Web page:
Moreover, a part from having effects in cultural dynamics, regulatory traits represent a difference between cultural and biological evolution. This is an “hot” topic in modern cultural evolutionary theory so I do not want to go in depth here (let me just say at least that I think it is interesting to study also the differences between the two evolutionary processes). “Rules” of genetic transmission tend to not be under genetic control, and models of cultural evolution inspired by evolutionary biology tend to consider the rules of cultural transmission (for example the propensity to learn from others) in the same way not under “cultural control” (they are usually considered under genetic control). However, the fact that cultural information can be transmitted in many different ways creates the opportunity to regulate the flow of information in a fine–grained and context–dependent way, and regulatory traits can have a role in this process.

Much more on all this on our chapter (you can find it here, or a preprint here).


Acerbi A., Ghirlanda S., Enquist M. (2014), Regulatory traits: Cultural Influences on Cultural Evolution, in: Cagnoni, S. et al. (Eds.), Evolution, Complexity, and Artificial Life, Springer, pp. 135 – 147

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  1. Surely, everyone believes that the rules of genetic transmission are under genetic control! Probably, you are talking about how easy the rules are to change by making genetic modifications.

    Note that, if you are comparing genetic with cultural evolution, you should really be looking at whether the capacity of organisms to transmit DNA-based symbionts (e.g. gut bacteria, and parasites) is easy to change by making genetic modifications. In which case, you will see that the way in which such genes are transmitted is relatively malleable. It is easy enough for genetic changes to make an organism more or less likely to sneeze, for instance.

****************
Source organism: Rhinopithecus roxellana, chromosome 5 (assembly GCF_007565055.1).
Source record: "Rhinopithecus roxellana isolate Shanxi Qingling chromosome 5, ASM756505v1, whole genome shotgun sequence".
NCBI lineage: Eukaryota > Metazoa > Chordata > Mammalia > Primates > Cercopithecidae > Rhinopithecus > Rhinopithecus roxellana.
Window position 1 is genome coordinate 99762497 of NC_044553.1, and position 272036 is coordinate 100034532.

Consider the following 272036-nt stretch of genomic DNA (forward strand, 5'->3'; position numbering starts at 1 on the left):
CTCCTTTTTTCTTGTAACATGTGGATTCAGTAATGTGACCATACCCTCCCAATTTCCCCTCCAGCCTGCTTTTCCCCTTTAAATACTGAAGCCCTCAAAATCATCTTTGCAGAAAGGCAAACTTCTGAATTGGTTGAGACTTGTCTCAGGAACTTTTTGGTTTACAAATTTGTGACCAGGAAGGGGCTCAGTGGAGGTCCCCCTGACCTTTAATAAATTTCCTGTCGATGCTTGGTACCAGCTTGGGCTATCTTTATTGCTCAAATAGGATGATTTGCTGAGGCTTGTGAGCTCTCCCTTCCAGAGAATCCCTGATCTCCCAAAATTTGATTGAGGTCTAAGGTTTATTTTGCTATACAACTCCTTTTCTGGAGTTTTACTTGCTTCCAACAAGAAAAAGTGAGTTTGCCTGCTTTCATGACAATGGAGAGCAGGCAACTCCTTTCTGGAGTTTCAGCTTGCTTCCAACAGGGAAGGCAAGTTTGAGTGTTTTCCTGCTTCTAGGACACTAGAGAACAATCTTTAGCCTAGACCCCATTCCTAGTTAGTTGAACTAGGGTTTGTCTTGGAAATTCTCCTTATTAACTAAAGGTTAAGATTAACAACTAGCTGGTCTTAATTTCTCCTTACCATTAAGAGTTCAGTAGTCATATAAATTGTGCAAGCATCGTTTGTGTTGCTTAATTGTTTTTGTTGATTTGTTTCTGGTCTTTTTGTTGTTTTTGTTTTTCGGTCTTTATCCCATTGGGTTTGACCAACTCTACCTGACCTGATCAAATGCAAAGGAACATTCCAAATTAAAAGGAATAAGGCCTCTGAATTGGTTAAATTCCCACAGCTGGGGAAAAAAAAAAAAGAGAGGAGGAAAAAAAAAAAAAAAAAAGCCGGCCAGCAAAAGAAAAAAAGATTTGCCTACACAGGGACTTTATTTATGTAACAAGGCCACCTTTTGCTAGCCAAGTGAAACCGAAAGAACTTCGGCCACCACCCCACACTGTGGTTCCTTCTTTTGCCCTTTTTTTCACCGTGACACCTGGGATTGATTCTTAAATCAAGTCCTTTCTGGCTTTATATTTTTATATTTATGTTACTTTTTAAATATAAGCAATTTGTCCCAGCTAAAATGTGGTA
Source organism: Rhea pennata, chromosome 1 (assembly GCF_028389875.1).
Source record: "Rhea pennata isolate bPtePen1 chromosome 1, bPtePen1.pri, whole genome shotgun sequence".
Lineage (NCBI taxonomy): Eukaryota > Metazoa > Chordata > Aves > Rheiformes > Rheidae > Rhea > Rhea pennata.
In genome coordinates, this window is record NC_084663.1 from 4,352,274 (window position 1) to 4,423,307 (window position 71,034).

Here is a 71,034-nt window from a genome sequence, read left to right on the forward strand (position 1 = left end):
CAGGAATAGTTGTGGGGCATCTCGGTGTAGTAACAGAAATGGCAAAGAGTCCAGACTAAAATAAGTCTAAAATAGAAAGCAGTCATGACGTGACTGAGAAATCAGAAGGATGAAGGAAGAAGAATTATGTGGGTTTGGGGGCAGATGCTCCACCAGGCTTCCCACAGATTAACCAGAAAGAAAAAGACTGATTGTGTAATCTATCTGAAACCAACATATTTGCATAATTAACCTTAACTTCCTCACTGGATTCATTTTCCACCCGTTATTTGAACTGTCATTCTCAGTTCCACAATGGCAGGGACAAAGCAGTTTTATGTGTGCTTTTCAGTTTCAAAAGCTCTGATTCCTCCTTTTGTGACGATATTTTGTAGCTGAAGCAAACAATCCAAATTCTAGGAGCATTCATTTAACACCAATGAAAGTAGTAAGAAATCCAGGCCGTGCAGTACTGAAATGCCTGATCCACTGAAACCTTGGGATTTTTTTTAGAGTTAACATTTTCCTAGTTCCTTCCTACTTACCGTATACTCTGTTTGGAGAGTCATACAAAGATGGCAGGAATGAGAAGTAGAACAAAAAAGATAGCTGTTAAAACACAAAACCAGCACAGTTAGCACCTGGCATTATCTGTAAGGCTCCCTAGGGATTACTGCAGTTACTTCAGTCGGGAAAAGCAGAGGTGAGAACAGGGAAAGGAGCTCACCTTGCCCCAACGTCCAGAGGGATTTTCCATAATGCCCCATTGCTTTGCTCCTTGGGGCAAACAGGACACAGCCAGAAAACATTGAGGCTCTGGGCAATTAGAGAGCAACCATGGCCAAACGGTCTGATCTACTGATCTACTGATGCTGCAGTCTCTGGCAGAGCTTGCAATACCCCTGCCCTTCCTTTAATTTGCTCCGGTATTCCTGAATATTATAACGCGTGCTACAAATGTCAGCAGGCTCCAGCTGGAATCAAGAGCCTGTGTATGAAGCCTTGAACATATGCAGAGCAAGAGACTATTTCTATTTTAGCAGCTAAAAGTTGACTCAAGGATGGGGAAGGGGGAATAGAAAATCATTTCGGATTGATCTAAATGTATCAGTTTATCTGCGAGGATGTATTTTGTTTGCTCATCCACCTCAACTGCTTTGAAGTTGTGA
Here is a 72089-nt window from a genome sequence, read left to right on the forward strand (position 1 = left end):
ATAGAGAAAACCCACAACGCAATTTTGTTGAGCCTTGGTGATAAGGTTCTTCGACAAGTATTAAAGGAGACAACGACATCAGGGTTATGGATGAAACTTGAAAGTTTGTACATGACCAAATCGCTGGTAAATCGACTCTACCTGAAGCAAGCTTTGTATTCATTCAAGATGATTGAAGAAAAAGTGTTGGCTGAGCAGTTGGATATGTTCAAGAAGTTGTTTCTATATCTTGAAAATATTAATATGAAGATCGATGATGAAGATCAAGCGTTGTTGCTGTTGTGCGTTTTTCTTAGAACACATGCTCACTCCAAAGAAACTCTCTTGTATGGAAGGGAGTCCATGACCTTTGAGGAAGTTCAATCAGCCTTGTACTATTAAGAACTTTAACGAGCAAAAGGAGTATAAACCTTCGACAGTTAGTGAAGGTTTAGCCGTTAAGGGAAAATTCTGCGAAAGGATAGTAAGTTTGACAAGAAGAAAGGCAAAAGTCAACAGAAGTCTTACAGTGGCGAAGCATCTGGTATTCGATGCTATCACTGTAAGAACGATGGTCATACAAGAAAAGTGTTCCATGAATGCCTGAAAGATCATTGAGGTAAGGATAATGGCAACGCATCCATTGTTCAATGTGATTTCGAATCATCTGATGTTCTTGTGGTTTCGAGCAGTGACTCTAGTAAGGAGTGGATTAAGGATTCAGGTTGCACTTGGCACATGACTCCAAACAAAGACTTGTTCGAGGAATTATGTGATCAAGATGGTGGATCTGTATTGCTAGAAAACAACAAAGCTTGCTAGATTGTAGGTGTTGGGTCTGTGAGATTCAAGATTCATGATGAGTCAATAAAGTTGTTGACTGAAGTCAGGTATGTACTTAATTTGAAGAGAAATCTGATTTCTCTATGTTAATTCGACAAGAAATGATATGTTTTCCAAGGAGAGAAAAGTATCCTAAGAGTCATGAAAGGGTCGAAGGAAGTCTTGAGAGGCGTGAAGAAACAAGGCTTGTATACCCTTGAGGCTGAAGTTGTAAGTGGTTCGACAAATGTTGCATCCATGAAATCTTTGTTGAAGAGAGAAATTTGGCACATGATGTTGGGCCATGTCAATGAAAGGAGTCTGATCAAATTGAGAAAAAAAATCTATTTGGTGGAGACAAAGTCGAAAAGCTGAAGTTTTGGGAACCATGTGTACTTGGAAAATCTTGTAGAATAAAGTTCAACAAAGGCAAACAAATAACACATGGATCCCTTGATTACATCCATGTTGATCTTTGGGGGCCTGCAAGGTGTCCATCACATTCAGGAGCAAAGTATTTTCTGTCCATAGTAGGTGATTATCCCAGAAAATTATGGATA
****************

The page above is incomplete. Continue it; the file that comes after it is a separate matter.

If you adopt this perspective on evolution in the organic realm, you will see that the case of DNA-based symbionts turns out to be closely comparable to the case of cultural symbionts – with respect to how easy it is for DNA to modulate the transmission pathways involved.

    If anyone has ever reasoned from organic evolution to cultural evolution – arguing that since genetic transmission is not easy for genes to regulate cultural transmission will not be easy for culture to regulate cultural transmission – then probably their understanding of the dynamics of genetic transmission is faulty. There’s no need to question their understanding of the relationship between organic evolution to cultural evolution on these grounds – since this is an example of where these processes are very similar. There are, in fact, plenty of known cases where genes can easily regulate the transmission pathways of other genes residing in symbionts.

    1. Hi Tim,
      thank you very much for your input.
      In the post I squeezed our argument in just few sentences, but I invite you to have a look at the pdf linked above, where we expand it some more.
      To me, the problem is mainly pragmatic (i.e. how much complexity do you want to put in your models of [cultural/genetic] evolution?). Population genetic has been built on models that make the simplifying assumption that rules of genetic transmission are immutable, and this strategy has been proved successful. The question we ask in the paper is whether the same simplifying assumption can be safely made in models of cultural evolution.
      More generally I do not see this as black/white distinction. I agree that genes can and do regulate their transmission pathways, but I think that in cultural evolution this effect is way more important.